Children with special needs often have a difficult time reading and understanding social cues. Try these 7 activities from Thrive Therapy to help improve his or her social skills.

7 Activities To Improve Your Child’s Social Skills

Eye Contact

Making eye contact is the way we show others we are interested in what they have to say and relays our ability to listen.

1) Have a staring contest. Make a game of it by challenging your child to see who breaks eye contact first.

2) Eyes on the forehead. Another good idea is to put some sort of sticker on your forehead ( a set of eyes is great if you can find them ) This is a fun way to encourage them to focus on your forehead.

3) Swinging. As you child swings have then try to reach you with their feet. The sensory input often has a calming effect that allows them to focus on you. Be sure to praise them afterwards for looking into your eyes. Idioms can be confusing for any child and even more so for those with ASD. Some activities to help them better understand idioms. An idiom is a wise saying that offers advice about life and transfers some values of a given culture or society. One example is the ball is in your court which means it’s up to you to make the next decision.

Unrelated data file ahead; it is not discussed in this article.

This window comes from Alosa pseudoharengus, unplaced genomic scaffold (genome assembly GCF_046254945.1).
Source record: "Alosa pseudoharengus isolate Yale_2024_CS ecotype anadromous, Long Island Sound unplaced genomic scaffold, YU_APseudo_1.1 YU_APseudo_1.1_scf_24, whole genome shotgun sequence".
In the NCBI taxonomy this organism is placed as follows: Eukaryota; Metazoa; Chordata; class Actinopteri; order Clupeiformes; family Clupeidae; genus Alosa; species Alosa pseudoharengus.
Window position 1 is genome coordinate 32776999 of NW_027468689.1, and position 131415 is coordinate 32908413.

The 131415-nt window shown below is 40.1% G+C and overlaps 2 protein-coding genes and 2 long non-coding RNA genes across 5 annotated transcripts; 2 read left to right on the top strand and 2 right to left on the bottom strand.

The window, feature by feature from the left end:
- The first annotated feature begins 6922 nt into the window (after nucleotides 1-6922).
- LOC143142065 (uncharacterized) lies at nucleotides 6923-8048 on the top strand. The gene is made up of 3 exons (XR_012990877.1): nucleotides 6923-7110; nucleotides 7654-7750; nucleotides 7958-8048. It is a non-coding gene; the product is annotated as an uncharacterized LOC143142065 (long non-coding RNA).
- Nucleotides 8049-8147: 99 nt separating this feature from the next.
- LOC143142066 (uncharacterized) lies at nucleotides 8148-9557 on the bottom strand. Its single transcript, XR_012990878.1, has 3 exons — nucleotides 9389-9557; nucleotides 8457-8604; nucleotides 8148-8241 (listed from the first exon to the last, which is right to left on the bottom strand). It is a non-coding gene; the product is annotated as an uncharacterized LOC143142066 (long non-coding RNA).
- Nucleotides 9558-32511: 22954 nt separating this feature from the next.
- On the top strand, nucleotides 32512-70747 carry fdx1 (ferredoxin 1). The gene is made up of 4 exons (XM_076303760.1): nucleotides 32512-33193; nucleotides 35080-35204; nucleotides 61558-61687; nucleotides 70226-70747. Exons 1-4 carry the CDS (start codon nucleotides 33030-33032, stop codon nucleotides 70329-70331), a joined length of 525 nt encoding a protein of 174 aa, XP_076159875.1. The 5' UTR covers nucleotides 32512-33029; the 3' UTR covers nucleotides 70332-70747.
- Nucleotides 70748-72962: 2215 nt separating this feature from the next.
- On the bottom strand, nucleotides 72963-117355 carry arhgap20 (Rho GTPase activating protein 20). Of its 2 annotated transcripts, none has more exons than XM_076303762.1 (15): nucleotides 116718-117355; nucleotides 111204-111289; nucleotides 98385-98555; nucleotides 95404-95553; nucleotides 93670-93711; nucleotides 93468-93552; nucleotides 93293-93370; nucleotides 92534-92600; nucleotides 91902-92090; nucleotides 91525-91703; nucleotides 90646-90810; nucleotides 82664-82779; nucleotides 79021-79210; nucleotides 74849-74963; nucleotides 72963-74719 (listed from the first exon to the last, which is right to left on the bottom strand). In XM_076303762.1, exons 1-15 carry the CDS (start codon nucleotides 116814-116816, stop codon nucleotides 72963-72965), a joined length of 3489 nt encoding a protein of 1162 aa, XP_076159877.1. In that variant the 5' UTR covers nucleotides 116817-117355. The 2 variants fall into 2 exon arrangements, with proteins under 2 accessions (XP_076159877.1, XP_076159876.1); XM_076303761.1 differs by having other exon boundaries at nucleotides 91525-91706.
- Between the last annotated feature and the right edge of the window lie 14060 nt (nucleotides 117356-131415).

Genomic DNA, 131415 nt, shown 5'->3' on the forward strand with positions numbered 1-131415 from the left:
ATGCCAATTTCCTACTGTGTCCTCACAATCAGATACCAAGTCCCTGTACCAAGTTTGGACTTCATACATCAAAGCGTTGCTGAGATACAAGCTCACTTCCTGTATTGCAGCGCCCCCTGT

4) Books about idioms. There many books for children that illustrate and explain idioms.

5) Online. You’ll find lots of websites that list idioms or have games to try guessing the meaning.

6) Memory or matching games. Start by writing down idioms on a piece of paper and their meaning on another. Then have your child try to match the meaning to the idiom.

7) Emotional charades. The game of charades with a twist. Rather than movies titles, book titles or activities you use emotions by writing out feeling words on pieces of paper. As each person draws a slip of paper they try to act out the feeling or emotion on it. If kids prefer you could draw the emotion instead of acting it out like a game of pictionary. Or try using a rule that doesn’t allow using a face to draw the emotion or feeling. They would then have to express by drawing  the body language or aspects of the situation that would lead to that emotion. For example feelings of sadness could be a child sitting alone on a bench or the feeling of love might be someone hugging the child.

Thanks to Toronto Child Therapists Thrive Therapy for these tips.